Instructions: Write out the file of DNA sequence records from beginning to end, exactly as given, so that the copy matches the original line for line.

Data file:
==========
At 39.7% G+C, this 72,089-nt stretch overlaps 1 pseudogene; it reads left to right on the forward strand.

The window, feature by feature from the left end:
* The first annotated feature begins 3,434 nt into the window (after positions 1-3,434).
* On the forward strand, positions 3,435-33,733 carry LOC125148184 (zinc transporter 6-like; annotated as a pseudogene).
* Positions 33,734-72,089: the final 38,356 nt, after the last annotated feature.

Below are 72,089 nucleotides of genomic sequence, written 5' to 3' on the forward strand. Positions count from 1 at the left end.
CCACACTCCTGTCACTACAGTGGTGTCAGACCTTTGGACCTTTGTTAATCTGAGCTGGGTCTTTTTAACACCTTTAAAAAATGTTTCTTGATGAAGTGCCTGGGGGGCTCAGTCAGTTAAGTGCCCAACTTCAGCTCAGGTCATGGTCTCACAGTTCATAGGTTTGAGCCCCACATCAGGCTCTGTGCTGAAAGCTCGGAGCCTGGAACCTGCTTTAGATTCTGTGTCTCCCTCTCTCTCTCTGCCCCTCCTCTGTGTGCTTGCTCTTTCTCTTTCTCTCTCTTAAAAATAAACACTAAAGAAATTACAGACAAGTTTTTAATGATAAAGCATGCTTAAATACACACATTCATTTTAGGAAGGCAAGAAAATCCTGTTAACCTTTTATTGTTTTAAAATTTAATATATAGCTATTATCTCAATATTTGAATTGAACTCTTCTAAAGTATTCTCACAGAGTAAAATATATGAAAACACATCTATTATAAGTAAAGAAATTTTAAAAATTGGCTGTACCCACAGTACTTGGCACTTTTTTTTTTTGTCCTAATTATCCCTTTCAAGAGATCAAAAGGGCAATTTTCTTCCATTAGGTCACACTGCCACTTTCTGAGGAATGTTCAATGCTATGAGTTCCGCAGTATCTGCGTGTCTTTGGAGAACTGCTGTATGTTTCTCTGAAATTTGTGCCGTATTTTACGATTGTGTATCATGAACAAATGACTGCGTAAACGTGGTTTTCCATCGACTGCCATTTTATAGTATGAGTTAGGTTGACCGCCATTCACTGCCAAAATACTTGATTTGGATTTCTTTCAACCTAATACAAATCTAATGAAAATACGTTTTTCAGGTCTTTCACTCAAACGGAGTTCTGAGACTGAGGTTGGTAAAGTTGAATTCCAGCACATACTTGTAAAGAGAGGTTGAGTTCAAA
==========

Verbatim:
At 39.7% G+C, this 72,089-nt stretch overlaps 1 pseudogene; it reads left to right on the forward strand.

The window, feature by feature from the left end:
* The first annotated feature begins 3,434 nt into the window (after positions 1-3,434).
* On the forward strand, positions 3,435-33,733 carry LOC125148184 (zinc transporter 6-like; annotated as a pseudogene).
* Positions 33,734-72,089: the final 38,356 nt, after the last annotated feature.

Below are 72,089 nucleotides of genomic sequence, written 5' to 3' on the forward strand. Positions count from 1 at the left end.
CCACACTCCTGTCACTACAGTGGTGTCAGACCTTTGGACCTTTGTTAATCTGAGCTGGGTCTTTTTAACACCTTTAAAAAATGTTTCTTGATGAAGTGCCTGGGGGGCTCAGTCAGTTAAGTGCCCAACTTCAGCTCAGGTCATGGTCTCACAGTTCATAGGTTTGAGCCCCACATCAGGCTCTGTGCTGAAAGCTCGGAGCCTGGAACCTGCTTTAGATTCTGTGTCTCCCTCTCTCTCTCTGCCCCTCCTCTGTGTGCTTGCTCTTTCTCTTTCTCTCTCTTAAAAATAAACACTAAAGAAATTACAGACAAGTTTTTAATGATAAAGCATGCTTAAATACACACATTCATTTTAGGAAGGCAAGAAAATCCTGTTAACCTTTTATTGTTTTAAAATTTAATATATAGCTATTATCTCAATATTTGAATTGAACTCTTCTAAAGTATTCTCACAGAGTAAAATATATGAAAACACATCTATTATAAGTAAAGAAATTTTAAAAATTGGCTGTACCCACAGTACTTGGCACTTTTTTTTTTTGTCCTAATTATCCCTTTCAAGAGATCAAAAGGGCAATTTTCTTCCATTAGGTCACACTGCCACTTTCTGAGGAATGTTCAATGCTATGAGTTCCGCAGTATCTGCGTGTCTTTGGAGAACTGCTGTATGTTTCTCTGAAATTTGTGCCGTATTTTACGATTGTGTATCATGAACAAATGACTGCGTAAACGTGGTTTTCCATCGACTGCCATTTTATAGTATGAGTTAGGTTGACCGCCATTCACTGCCAAAATACTTGATTTGGATTTCTTTCAACCTAATACAAATCTAATGAAAATACGTTTTTCAGGTCTTTCACTCAAACGGAGTTCTGAGACTGAGGTTGGTAAAGTTGAATTCCAGCACATACTTGTAAAGAGAGGTTGAGTTCAAA